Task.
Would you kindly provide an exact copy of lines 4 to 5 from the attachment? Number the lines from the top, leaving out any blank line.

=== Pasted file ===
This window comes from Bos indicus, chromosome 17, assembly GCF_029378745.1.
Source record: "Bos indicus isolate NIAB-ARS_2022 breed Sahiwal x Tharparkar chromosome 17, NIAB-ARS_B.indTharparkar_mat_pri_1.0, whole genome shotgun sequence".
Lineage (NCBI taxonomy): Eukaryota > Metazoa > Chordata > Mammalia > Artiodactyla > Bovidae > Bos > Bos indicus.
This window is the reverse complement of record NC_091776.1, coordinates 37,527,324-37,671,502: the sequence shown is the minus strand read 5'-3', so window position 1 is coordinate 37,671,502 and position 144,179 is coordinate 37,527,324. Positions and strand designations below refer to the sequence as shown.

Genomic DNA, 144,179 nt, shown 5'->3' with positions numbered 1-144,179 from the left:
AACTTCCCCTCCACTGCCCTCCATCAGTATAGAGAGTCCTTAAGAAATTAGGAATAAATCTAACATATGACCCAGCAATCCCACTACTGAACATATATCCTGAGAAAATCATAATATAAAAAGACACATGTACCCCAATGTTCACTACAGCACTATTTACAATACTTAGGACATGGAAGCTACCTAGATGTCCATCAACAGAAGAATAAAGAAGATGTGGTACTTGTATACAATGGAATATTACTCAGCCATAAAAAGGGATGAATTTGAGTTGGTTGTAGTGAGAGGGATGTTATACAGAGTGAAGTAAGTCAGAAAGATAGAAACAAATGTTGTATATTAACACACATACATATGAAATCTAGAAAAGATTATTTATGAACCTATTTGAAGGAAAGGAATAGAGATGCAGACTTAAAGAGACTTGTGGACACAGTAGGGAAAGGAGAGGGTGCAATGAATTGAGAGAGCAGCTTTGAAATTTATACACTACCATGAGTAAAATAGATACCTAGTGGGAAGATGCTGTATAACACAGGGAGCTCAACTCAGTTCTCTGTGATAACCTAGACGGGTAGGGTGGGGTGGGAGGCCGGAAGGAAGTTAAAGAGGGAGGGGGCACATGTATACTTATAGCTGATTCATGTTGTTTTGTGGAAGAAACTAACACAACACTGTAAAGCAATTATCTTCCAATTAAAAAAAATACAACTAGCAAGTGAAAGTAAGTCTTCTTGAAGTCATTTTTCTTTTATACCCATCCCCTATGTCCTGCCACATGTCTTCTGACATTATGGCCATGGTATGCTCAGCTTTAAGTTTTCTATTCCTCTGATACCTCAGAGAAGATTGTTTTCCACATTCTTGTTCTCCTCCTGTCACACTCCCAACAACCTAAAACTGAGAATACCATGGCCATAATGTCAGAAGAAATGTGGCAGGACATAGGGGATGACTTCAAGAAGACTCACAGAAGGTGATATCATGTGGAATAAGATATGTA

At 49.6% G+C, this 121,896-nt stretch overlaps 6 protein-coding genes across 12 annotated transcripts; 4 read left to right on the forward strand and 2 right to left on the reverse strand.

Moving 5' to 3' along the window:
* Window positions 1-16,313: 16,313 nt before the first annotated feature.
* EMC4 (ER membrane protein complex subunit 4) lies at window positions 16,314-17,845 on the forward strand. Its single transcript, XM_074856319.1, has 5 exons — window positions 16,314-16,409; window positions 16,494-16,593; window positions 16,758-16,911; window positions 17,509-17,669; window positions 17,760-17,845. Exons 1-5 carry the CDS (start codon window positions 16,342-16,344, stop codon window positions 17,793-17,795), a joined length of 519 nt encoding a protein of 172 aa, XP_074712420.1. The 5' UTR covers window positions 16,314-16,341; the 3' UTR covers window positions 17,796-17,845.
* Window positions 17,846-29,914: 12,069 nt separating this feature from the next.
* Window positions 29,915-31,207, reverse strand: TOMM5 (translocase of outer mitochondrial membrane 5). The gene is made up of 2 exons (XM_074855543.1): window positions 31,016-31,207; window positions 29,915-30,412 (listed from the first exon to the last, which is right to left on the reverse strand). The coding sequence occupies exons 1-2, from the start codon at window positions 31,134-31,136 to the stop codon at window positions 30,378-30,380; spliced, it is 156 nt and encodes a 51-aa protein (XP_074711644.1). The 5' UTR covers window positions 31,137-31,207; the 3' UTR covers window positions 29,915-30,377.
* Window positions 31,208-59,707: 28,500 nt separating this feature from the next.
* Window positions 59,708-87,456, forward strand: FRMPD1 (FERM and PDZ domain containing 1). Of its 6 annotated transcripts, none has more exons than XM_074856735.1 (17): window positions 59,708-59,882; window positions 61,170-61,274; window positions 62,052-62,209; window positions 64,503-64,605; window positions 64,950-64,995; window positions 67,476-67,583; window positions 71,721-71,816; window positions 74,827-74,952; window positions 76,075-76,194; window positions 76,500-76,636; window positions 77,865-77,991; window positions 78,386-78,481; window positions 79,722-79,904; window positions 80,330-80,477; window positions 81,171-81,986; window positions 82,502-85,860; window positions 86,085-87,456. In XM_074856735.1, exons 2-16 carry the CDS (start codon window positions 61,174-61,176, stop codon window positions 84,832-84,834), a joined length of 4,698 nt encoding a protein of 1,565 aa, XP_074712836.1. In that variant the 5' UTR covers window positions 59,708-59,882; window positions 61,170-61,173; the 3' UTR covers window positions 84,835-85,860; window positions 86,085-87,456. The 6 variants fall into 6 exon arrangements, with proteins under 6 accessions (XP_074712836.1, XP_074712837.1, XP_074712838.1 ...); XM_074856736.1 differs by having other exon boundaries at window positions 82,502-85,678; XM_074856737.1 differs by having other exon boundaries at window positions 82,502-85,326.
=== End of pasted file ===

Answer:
This window is the reverse complement of record NC_091776.1, coordinates 37,527,324-37,671,502: the sequence shown is the minus strand read 5'-3', so window position 1 is coordinate 37,671,502 and position 144,179 is coordinate 37,527,324. Positions and strand designations below refer to the sequence as shown.

Genomic DNA, 144,179 nt, shown 5'->3' with positions numbered 1-144,179 from the left: